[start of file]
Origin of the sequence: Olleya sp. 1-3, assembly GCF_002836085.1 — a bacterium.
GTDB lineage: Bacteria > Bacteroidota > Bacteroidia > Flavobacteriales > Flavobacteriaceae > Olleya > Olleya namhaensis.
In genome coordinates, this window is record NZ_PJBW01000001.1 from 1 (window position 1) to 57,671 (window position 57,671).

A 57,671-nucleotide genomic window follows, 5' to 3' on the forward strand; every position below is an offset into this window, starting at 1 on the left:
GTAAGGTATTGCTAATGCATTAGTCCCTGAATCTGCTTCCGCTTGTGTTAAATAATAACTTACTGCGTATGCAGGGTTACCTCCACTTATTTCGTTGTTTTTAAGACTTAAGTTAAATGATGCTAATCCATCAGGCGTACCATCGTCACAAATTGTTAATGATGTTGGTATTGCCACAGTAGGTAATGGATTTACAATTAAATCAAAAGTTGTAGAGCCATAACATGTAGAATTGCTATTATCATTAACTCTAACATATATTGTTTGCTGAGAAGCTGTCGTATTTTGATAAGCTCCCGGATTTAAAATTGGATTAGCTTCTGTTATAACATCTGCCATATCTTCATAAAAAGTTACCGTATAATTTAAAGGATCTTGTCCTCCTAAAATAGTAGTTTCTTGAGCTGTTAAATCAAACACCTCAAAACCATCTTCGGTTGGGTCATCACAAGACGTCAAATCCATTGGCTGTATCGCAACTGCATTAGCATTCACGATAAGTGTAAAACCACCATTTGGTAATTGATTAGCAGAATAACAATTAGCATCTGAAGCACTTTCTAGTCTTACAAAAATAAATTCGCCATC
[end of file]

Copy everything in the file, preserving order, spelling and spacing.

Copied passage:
Origin of the sequence: Olleya sp. 1-3, assembly GCF_002836085.1 — a bacterium.
GTDB lineage: Bacteria > Bacteroidota > Bacteroidia > Flavobacteriales > Flavobacteriaceae > Olleya > Olleya namhaensis.
In genome coordinates, this window is record NZ_PJBW01000001.1 from 1 (window position 1) to 57,671 (window position 57,671).

A 57,671-nucleotide genomic window follows, 5' to 3' on the forward strand; every position below is an offset into this window, starting at 1 on the left:
GTAAGGTATTGCTAATGCATTAGTCCCTGAATCTGCTTCCGCTTGTGTTAAATAATAACTTACTGCGTATGCAGGGTTACCTCCACTTATTTCGTTGTTTTTAAGACTTAAGTTAAATGATGCTAATCCATCAGGCGTACCATCGTCACAAATTGTTAATGATGTTGGTATTGCCACAGTAGGTAATGGATTTACAATTAAATCAAAAGTTGTAGAGCCATAACATGTAGAATTGCTATTATCATTAACTCTAACATATATTGTTTGCTGAGAAGCTGTCGTATTTTGATAAGCTCCCGGATTTAAAATTGGATTAGCTTCTGTTATAACATCTGCCATATCTTCATAAAAAGTTACCGTATAATTTAAAGGATCTTGTCCTCCTAAAATAGTAGTTTCTTGAGCTGTTAAATCAAACACCTCAAAACCATCTTCGGTTGGGTCATCACAAGACGTCAAATCCATTGGCTGTATCGCAACTGCATTAGCATTCACGATAAGTGTAAAACCACCATTTGGTAATTGATTAGCAGAATAACAATTAGCATCTGAAGCACTTTCTAGTCTTACAAAAATAAATTCGCCATC